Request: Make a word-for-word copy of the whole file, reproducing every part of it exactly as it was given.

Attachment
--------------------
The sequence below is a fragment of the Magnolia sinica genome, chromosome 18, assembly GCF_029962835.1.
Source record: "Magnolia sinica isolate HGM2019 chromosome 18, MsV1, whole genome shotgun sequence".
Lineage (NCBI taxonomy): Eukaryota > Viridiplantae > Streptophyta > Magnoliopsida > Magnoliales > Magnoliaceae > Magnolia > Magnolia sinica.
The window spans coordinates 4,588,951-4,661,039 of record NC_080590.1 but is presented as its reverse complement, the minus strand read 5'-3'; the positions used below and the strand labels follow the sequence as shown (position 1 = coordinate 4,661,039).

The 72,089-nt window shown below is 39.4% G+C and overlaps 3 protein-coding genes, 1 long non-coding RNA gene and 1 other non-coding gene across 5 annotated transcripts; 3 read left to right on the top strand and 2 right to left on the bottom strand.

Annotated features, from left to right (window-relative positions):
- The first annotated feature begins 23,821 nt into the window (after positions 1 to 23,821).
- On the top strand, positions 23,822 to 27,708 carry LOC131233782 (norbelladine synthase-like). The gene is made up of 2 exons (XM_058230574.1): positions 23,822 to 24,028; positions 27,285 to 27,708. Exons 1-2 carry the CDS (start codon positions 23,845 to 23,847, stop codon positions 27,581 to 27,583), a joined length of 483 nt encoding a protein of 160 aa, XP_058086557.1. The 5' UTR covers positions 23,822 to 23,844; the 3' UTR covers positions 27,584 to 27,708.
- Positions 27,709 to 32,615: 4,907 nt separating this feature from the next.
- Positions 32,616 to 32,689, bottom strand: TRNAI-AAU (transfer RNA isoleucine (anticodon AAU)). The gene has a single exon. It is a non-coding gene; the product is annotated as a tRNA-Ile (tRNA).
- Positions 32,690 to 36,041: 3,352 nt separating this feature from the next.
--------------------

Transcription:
The sequence below is a fragment of the Magnolia sinica genome, chromosome 18, assembly GCF_029962835.1.
Source record: "Magnolia sinica isolate HGM2019 chromosome 18, MsV1, whole genome shotgun sequence".
Lineage (NCBI taxonomy): Eukaryota > Viridiplantae > Streptophyta > Magnoliopsida > Magnoliales > Magnoliaceae > Magnolia > Magnolia sinica.
The window spans coordinates 4,588,951-4,661,039 of record NC_080590.1 but is presented as its reverse complement, the minus strand read 5'-3'; the positions used below and the strand labels follow the sequence as shown (position 1 = coordinate 4,661,039).

The 72,089-nt window shown below is 39.4% G+C and overlaps 3 protein-coding genes, 1 long non-coding RNA gene and 1 other non-coding gene across 5 annotated transcripts; 3 read left to right on the top strand and 2 right to left on the bottom strand.

Annotated features, from left to right (window-relative positions):
- The first annotated feature begins 23,821 nt into the window (after positions 1 to 23,821).
- On the top strand, positions 23,822 to 27,708 carry LOC131233782 (norbelladine synthase-like). The gene is made up of 2 exons (XM_058230574.1): positions 23,822 to 24,028; positions 27,285 to 27,708. Exons 1-2 carry the CDS (start codon positions 23,845 to 23,847, stop codon positions 27,581 to 27,583), a joined length of 483 nt encoding a protein of 160 aa, XP_058086557.1. The 5' UTR covers positions 23,822 to 23,844; the 3' UTR covers positions 27,584 to 27,708.
- Positions 27,709 to 32,615: 4,907 nt separating this feature from the next.
- Positions 32,616 to 32,689, bottom strand: TRNAI-AAU (transfer RNA isoleucine (anticodon AAU)). The gene has a single exon. It is a non-coding gene; the product is annotated as a tRNA-Ile (tRNA).
- Positions 32,690 to 36,041: 3,352 nt separating this feature from the next.